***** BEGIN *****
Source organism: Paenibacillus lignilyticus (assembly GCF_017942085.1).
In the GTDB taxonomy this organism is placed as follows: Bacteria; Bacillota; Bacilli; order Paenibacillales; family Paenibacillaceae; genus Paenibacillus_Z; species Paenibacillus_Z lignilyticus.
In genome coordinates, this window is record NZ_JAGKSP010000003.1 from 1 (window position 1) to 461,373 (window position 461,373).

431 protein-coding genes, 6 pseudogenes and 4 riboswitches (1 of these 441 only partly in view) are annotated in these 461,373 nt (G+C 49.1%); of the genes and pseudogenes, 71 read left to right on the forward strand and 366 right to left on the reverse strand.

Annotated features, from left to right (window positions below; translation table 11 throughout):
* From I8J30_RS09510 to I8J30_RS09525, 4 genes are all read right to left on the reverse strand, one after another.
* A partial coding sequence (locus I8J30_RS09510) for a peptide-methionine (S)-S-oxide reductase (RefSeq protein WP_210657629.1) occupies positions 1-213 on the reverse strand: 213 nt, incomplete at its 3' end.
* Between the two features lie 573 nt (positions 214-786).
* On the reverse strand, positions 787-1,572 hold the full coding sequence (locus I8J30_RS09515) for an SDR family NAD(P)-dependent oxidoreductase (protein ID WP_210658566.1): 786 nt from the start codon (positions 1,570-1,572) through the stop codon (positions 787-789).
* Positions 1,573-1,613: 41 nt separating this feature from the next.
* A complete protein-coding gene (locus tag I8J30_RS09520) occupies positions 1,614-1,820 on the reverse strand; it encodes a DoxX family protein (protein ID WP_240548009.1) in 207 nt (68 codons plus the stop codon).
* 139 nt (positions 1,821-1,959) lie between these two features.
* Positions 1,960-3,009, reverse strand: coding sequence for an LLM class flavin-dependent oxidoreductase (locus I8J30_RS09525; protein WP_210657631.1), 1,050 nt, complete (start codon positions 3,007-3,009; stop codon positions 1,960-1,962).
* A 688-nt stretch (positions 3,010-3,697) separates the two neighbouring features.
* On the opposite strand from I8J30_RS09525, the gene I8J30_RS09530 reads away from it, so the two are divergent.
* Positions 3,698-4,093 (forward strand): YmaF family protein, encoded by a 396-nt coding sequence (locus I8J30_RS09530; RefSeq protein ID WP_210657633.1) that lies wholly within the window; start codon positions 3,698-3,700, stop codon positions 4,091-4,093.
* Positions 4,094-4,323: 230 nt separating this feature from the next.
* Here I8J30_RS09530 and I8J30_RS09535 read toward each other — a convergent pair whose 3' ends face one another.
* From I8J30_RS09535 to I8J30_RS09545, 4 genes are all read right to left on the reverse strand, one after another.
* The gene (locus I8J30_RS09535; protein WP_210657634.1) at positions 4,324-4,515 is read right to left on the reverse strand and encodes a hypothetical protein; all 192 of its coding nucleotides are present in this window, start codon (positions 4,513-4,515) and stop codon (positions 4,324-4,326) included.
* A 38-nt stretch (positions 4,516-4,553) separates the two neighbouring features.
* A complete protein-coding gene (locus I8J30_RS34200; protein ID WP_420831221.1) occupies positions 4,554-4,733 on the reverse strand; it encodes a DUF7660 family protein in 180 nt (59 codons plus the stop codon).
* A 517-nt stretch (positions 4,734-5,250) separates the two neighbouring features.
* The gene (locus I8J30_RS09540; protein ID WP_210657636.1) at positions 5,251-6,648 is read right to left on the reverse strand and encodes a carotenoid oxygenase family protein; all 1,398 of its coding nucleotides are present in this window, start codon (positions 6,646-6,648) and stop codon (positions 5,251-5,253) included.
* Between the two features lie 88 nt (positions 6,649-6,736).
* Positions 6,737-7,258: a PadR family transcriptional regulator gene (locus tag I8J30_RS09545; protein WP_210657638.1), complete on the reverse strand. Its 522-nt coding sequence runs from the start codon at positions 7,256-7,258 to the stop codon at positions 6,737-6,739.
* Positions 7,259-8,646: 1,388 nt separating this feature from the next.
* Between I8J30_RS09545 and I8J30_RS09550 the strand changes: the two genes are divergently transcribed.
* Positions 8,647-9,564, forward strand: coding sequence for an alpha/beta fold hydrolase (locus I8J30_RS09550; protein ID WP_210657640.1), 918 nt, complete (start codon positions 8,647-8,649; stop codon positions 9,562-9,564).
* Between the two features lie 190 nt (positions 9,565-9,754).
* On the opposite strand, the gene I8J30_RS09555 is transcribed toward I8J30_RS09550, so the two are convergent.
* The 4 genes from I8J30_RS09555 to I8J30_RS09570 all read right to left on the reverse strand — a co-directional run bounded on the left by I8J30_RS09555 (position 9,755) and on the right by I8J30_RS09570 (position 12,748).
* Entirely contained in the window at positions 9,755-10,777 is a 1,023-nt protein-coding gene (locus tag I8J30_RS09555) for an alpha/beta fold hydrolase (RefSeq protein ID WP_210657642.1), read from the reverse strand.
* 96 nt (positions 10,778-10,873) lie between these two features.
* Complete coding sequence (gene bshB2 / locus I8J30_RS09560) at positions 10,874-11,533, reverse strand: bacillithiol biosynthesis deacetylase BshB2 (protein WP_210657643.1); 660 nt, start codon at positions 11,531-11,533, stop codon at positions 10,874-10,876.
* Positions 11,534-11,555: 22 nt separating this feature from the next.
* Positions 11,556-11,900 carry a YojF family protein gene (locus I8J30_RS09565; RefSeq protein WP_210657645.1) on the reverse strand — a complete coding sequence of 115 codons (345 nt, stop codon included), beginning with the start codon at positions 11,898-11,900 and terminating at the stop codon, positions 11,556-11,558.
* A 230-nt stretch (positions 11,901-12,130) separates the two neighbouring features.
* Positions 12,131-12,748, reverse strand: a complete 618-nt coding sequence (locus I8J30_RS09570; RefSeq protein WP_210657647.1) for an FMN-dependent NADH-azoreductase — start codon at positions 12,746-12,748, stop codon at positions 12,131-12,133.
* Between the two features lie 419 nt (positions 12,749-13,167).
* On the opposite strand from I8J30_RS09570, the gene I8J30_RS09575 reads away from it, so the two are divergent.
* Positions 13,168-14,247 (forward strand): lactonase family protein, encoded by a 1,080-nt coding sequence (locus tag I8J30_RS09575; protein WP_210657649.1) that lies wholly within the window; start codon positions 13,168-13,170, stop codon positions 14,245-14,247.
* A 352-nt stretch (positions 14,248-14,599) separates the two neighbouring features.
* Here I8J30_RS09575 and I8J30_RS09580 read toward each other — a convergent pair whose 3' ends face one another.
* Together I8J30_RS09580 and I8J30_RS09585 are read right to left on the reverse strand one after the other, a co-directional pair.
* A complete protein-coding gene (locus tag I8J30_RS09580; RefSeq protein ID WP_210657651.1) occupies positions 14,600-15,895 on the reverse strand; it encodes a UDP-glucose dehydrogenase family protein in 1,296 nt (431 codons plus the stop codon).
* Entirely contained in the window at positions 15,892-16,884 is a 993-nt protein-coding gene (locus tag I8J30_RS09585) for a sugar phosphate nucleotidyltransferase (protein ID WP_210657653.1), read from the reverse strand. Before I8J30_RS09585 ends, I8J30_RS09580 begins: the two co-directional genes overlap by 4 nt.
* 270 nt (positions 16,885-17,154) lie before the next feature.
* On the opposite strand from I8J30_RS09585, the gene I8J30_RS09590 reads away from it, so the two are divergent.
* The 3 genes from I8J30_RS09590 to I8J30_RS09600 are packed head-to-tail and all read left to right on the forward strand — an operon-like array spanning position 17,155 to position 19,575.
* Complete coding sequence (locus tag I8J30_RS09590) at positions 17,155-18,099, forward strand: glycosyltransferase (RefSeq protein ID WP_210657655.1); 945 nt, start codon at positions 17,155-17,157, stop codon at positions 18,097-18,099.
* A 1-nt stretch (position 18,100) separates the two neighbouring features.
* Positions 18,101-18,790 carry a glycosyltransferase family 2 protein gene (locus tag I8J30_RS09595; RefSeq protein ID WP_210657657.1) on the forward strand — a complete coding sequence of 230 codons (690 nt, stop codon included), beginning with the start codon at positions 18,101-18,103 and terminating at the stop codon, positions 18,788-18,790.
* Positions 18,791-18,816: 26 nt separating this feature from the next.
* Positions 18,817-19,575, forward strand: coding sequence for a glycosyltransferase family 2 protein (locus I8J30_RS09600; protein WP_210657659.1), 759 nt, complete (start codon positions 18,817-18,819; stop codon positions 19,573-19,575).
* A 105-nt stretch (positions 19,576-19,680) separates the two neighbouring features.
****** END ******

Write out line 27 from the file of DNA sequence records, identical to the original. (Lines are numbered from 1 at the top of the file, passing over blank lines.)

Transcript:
* Positions 7,259-8,646: 1,388 nt separating this feature from the next.